This is Uglification, my fashion blog — the genre is a work in progress, alright. But for those of you who aren’t Lewis Carroll aficionados, or are indeed Alice herself, then you might say:

“I never heard of Uglification,” Alice ventured to say. “What is it?”

The Gryphon lifted up both its paws in surprise. “Never heard of uglifying!” it exclaimed. “You know what to beautify is, I suppose?”

“Yes,” said Alice, doubtfully: it means—to—make—anything—prettier.”

“Well, then,” the Gryphon went on, “if you don’t know what to uglify is, you are a simpleton.”

Okay, but I will give you guys the benefit of the doubt and say you are not simpletons. (Peasants. I’m kidding.) Now I’m not calling my personal style ‘ugly’ — though I won’t presume that everyone will have the same opinion of it — just that it’s been known not to follow the norm. I still remember the disbelief on my face when I first heard that you shouldn’t wear black and brown together. Seriously, who came up with that rule? All I can say is, if my wardrobe had a tag line it would be “challenge accepted.” Anyway, what I’m getting at is I don’t look at beauty in the most conventional ways. But who really does these days?

Actually, when the Gryphon was explaining Uglifcation, it was referring to math, which could mean my entire argument is invalid. At least Carroll would approve of this silliness.

So, why all this Lewis Carroll inspiration? I wish I could say I grew up on the books (and if you were a child of the nineties and you are saying that, then you are filthy liar), but like all ’90s kiddies, I had my love of Disney movies. Alice in Wonderland was at the top of mine. However, I can say that some of my most vivid memories of my Nana’s house was listening to the vinyl soundtrack on her record player. Aw yeah, a hipster before my own time. And whenever she came over my house, we used to play around this pipe that stuck out of the ground in our backyard; we used to shout into it and talk to the ‘white rabbit.’ It seems inevitable that the books came after I grew up.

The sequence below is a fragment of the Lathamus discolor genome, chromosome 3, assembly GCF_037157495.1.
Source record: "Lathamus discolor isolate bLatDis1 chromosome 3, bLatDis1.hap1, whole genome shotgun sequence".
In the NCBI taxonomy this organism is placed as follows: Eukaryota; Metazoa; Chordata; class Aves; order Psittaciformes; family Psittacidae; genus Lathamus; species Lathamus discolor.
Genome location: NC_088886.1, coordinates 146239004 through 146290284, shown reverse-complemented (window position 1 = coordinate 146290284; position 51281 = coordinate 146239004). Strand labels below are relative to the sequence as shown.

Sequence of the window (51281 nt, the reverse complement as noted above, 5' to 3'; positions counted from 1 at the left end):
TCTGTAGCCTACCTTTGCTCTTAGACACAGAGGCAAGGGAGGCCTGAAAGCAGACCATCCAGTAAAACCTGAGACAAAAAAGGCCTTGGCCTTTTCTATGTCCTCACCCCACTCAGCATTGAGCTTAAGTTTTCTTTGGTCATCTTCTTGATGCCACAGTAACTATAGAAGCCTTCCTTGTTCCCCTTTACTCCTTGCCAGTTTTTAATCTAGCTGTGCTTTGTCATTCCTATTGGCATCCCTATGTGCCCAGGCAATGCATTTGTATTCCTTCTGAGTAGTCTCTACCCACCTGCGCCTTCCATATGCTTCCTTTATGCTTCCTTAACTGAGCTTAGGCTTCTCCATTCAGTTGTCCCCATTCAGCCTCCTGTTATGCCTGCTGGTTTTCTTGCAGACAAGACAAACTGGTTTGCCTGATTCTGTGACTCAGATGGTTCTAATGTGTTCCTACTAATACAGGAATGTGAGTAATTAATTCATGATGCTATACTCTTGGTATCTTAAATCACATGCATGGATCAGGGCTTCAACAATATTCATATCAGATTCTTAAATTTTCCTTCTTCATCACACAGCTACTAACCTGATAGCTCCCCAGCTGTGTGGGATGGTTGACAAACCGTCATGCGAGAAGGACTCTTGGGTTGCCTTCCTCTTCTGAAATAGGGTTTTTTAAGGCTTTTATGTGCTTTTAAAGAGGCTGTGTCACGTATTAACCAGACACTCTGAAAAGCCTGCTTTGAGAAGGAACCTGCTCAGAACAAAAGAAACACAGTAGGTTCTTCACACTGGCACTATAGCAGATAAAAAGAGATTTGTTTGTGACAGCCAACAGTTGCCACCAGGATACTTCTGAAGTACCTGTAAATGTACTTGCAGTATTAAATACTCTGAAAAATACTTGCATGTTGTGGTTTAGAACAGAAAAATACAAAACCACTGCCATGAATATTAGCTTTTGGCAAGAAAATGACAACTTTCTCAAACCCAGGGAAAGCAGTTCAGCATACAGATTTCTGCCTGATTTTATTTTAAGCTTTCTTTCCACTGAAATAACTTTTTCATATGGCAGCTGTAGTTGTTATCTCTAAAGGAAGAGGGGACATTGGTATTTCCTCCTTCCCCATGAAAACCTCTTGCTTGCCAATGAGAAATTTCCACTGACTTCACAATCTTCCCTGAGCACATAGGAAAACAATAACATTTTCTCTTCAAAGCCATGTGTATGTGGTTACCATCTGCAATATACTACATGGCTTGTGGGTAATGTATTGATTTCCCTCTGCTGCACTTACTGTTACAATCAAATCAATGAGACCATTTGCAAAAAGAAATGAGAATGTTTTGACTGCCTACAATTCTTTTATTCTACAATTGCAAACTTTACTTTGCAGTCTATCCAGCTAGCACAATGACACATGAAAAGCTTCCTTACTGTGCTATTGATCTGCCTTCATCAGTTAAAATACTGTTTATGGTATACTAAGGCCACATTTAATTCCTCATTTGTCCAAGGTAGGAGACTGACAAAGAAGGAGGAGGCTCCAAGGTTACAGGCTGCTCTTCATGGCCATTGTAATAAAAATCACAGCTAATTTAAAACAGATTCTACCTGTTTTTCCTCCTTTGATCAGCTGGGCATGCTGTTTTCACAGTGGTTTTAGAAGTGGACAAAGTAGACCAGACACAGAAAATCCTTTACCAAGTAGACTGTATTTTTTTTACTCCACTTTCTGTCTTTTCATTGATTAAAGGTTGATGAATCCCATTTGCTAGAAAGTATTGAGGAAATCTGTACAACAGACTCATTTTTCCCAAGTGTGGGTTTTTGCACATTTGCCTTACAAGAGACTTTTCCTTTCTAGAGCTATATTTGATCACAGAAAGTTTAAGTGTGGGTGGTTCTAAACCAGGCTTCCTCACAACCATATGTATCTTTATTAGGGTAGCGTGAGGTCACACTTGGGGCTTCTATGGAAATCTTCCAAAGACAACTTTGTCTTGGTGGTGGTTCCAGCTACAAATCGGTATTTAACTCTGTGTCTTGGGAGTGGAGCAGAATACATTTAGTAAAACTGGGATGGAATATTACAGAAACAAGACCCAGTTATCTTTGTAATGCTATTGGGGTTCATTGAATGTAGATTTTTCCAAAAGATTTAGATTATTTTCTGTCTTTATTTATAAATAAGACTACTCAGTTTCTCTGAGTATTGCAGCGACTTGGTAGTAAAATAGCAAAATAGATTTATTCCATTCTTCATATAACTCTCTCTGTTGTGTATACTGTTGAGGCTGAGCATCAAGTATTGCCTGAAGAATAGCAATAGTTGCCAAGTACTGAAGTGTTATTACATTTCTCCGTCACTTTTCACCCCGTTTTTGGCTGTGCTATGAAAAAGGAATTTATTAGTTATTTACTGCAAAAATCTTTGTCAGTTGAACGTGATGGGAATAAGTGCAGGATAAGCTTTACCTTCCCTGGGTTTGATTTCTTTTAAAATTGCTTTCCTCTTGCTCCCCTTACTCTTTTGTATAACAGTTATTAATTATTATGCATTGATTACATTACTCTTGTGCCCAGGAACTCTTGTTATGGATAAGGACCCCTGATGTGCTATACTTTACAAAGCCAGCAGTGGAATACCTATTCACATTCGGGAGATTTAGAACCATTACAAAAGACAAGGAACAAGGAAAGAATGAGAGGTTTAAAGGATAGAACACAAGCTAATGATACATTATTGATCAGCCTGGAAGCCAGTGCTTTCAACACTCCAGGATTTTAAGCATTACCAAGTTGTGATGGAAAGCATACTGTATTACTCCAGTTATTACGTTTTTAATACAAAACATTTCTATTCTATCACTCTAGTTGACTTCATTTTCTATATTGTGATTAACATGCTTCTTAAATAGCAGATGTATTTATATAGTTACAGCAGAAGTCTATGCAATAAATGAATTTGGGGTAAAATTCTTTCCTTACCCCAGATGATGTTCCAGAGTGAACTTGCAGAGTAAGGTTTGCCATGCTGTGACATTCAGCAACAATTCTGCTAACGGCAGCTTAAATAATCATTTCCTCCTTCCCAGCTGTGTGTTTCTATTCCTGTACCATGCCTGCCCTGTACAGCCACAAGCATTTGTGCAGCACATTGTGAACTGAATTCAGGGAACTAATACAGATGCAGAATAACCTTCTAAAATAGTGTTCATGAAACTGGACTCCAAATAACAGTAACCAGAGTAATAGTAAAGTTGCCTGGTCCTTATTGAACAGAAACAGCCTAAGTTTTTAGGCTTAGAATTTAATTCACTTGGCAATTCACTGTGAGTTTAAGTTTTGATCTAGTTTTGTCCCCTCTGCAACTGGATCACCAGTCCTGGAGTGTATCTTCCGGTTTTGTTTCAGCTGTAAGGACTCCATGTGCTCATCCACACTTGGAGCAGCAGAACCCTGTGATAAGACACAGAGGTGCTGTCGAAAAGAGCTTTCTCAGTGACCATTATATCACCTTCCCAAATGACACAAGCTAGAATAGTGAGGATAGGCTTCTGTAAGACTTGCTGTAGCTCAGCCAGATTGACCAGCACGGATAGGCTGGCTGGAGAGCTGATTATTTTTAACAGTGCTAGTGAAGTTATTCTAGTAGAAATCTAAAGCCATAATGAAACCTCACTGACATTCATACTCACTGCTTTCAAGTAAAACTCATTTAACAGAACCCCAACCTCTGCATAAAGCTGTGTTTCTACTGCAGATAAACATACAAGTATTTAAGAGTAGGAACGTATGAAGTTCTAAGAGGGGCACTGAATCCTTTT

Down the Rabbit Hole

Literally. I went there. (SDCC ’09)

I loved the imagination and the nonsense; the made-up language and fanciful feeling in every adventure. It’s more than psychedelic mushrooms and go ask Alice when she’s ten feet tall. I like to think the essence of those stories and what I love about them is what I put into my own style every day. Yes, even the shouting into pipes part. The way I see it, I could make an outfit out of every line in Carroll’s stories. Which I did, or I’m still trying to. It always ties back to good ol’ curious Alice. (Thaaat’s me.)

Before my own words run off without me, I just want to end this by saying I’m not so absorbed that I’m standing in front of a rack at Forever 21 going, wow that totally gives off a Queen of Hearts vibe. Only sometimes guilty of that. My outlook on fashion is hardly limited, but we always want to know the origin story, don’t we? So, that’s how I got fell into my own eclectic rabbit hole of prints and polka dots and everything in between.